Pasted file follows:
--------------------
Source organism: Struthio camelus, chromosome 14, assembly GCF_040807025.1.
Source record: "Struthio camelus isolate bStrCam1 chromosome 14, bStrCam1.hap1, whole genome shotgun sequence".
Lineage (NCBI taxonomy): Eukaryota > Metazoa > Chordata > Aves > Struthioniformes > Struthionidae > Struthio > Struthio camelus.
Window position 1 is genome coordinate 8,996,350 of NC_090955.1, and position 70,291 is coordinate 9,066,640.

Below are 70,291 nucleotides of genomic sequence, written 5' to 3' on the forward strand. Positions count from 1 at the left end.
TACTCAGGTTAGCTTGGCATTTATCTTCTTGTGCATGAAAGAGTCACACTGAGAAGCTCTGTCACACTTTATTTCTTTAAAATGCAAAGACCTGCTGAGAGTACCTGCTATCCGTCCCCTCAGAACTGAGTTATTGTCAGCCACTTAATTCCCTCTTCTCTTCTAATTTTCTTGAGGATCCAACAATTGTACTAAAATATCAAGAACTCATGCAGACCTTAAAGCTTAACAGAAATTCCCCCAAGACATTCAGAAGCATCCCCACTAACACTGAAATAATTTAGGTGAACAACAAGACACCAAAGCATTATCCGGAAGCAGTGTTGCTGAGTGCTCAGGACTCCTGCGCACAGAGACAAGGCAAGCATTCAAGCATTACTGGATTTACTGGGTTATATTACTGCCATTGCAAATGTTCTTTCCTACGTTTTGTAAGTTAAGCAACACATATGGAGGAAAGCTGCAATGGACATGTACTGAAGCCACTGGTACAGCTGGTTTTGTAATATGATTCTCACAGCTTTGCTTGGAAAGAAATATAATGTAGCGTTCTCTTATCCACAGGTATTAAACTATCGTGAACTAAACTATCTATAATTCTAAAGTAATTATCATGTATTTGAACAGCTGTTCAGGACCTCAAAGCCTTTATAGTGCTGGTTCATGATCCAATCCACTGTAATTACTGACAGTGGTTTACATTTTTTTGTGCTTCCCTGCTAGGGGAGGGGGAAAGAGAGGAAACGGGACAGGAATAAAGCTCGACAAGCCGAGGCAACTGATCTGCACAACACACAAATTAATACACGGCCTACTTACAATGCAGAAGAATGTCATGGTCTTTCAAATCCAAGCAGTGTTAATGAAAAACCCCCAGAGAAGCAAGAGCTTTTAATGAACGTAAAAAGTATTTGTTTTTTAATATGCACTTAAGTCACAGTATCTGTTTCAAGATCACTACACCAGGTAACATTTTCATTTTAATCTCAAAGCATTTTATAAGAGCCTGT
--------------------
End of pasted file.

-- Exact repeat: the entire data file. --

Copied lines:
Source organism: Struthio camelus, chromosome 14, assembly GCF_040807025.1.
Source record: "Struthio camelus isolate bStrCam1 chromosome 14, bStrCam1.hap1, whole genome shotgun sequence".
Lineage (NCBI taxonomy): Eukaryota > Metazoa > Chordata > Aves > Struthioniformes > Struthionidae > Struthio > Struthio camelus.
Window position 1 is genome coordinate 8,996,350 of NC_090955.1, and position 70,291 is coordinate 9,066,640.

Below are 70,291 nucleotides of genomic sequence, written 5' to 3' on the forward strand. Positions count from 1 at the left end.
TACTCAGGTTAGCTTGGCATTTATCTTCTTGTGCATGAAAGAGTCACACTGAGAAGCTCTGTCACACTTTATTTCTTTAAAATGCAAAGACCTGCTGAGAGTACCTGCTATCCGTCCCCTCAGAACTGAGTTATTGTCAGCCACTTAATTCCCTCTTCTCTTCTAATTTTCTTGAGGATCCAACAATTGTACTAAAATATCAAGAACTCATGCAGACCTTAAAGCTTAACAGAAATTCCCCCAAGACATTCAGAAGCATCCCCACTAACACTGAAATAATTTAGGTGAACAACAAGACACCAAAGCATTATCCGGAAGCAGTGTTGCTGAGTGCTCAGGACTCCTGCGCACAGAGACAAGGCAAGCATTCAAGCATTACTGGATTTACTGGGTTATATTACTGCCATTGCAAATGTTCTTTCCTACGTTTTGTAAGTTAAGCAACACATATGGAGGAAAGCTGCAATGGACATGTACTGAAGCCACTGGTACAGCTGGTTTTGTAATATGATTCTCACAGCTTTGCTTGGAAAGAAATATAATGTAGCGTTCTCTTATCCACAGGTATTAAACTATCGTGAACTAAACTATCTATAATTCTAAAGTAATTATCATGTATTTGAACAGCTGTTCAGGACCTCAAAGCCTTTATAGTGCTGGTTCATGATCCAATCCACTGTAATTACTGACAGTGGTTTACATTTTTTTGTGCTTCCCTGCTAGGGGAGGGGGAAAGAGAGGAAACGGGACAGGAATAAAGCTCGACAAGCCGAGGCAACTGATCTGCACAACACACAAATTAATACACGGCCTACTTACAATGCAGAAGAATGTCATGGTCTTTCAAATCCAAGCAGTGTTAATGAAAAACCCCCAGAGAAGCAAGAGCTTTTAATGAACGTAAAAAGTATTTGTTTTTTAATATGCACTTAAGTCACAGTATCTGTTTCAAGATCACTACACCAGGTAACATTTTCATTTTAATCTCAAAGCATTTTATAAGAGCCTGT